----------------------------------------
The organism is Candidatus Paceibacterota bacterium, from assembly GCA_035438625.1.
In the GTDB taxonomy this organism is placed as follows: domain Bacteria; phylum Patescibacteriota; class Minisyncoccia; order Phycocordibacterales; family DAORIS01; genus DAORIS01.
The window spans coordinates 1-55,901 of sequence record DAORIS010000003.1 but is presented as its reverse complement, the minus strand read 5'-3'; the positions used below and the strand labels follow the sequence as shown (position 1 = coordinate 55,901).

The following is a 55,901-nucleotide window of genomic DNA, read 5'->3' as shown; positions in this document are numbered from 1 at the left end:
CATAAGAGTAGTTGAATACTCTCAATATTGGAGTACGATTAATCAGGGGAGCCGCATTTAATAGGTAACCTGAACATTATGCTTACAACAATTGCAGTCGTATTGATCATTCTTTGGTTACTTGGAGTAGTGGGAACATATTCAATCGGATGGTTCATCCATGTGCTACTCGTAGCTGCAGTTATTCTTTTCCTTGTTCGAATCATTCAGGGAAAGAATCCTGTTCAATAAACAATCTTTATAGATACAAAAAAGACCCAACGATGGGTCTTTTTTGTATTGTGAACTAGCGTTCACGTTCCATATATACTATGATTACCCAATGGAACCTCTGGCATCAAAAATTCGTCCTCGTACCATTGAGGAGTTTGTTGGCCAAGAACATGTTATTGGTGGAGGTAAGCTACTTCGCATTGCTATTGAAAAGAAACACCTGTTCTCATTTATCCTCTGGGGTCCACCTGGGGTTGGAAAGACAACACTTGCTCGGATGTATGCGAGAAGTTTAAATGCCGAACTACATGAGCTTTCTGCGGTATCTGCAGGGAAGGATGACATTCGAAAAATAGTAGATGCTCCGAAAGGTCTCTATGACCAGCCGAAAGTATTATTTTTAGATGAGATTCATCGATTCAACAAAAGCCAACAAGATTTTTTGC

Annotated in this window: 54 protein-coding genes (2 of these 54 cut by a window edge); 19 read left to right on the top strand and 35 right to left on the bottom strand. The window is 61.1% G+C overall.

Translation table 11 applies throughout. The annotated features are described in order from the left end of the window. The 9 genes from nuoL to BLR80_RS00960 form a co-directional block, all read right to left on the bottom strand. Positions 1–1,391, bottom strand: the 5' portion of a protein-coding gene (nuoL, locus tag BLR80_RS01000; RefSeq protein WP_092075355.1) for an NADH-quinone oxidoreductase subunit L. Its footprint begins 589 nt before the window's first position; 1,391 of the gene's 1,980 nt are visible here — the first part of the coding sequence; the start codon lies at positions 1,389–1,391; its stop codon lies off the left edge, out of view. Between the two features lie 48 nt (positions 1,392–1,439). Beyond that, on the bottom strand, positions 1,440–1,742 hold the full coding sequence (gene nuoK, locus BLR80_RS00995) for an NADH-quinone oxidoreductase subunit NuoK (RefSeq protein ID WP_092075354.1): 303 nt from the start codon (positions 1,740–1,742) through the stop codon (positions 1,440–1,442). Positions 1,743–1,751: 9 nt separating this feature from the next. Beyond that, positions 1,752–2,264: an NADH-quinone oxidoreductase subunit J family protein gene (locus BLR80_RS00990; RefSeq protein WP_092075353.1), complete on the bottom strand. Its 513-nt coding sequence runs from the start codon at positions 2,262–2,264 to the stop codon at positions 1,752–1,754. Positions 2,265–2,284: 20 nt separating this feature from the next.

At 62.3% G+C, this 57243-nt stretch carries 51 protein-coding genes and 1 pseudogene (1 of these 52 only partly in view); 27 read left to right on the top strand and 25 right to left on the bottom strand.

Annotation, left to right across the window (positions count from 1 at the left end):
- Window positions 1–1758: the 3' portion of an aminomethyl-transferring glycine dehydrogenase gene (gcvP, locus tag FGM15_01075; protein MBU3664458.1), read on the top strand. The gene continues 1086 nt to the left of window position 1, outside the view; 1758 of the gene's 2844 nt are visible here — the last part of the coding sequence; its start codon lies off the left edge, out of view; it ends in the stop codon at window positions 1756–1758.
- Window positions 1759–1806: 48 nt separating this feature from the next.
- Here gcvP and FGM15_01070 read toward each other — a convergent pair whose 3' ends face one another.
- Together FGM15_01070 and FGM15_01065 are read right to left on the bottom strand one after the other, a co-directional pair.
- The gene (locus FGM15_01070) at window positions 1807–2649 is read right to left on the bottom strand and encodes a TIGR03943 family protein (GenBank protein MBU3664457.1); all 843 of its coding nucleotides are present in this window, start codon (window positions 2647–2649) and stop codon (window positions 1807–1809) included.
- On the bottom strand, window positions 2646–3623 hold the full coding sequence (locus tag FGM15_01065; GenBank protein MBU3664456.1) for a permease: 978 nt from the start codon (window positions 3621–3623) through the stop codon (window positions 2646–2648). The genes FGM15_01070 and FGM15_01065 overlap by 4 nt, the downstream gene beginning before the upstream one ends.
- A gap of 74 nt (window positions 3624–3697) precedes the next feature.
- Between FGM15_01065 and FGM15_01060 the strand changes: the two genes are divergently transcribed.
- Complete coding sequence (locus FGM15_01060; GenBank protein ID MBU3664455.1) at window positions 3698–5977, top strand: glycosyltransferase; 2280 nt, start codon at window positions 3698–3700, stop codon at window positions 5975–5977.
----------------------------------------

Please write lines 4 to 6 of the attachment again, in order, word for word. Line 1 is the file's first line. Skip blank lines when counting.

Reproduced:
The following is a 55,901-nucleotide window of genomic DNA, read 5'->3' as shown; positions in this document are numbered from 1 at the left end:
CATAAGAGTAGTTGAATACTCTCAATATTGGAGTACGATTAATCAGGGGAGCCGCATTTAATAGGTAACCTGAACATTATGCTTACAACAATTGCAGTCGTATTGATCATTCTTTGGTTACTTGGAGTAGTGGGAACATATTCAATCGGATGGTTCATCCATGTGCTACTCGTAGCTGCAGTTATTCTTTTCCTTGTTCGAATCATTCAGGGAAAGAATCCTGTTCAATAAACAATCTTTATAGATACAAAAAAGACCCAACGATGGGTCTTTTTTGTATTGTGAACTAGCGTTCACGTTCCATATATACTATGATTACCCAATGGAACCTCTGGCATCAAAAATTCGTCCTCGTACCATTGAGGAGTTTGTTGGCCAAGAACATGTTATTGGTGGAGGTAAGCTACTTCGCATTGCTATTGAAAAGAAACACCTGTTCTCATTTATCCTCTGGGGTCCACCTGGGGTTGGAAAGACAACACTTGCTCGGATGTATGCGAGAAGTTTAAATGCCGAACTACATGAGCTTTCTGCGGTATCTGCAGGGAAGGATGACATTCGAAAAATAGTAGATGCTCCGAAAGGTCTCTATGACCAGCCGAAAGTATTATTTTTAGATGAGATTCATCGATTCAACAAAAGCCAACAAGATTTTTTGC

Annotated in this window: 54 protein-coding genes (2 of these 54 cut by a window edge); 19 read left to right on the top strand and 35 right to left on the bottom strand. The window is 61.1% G+C overall.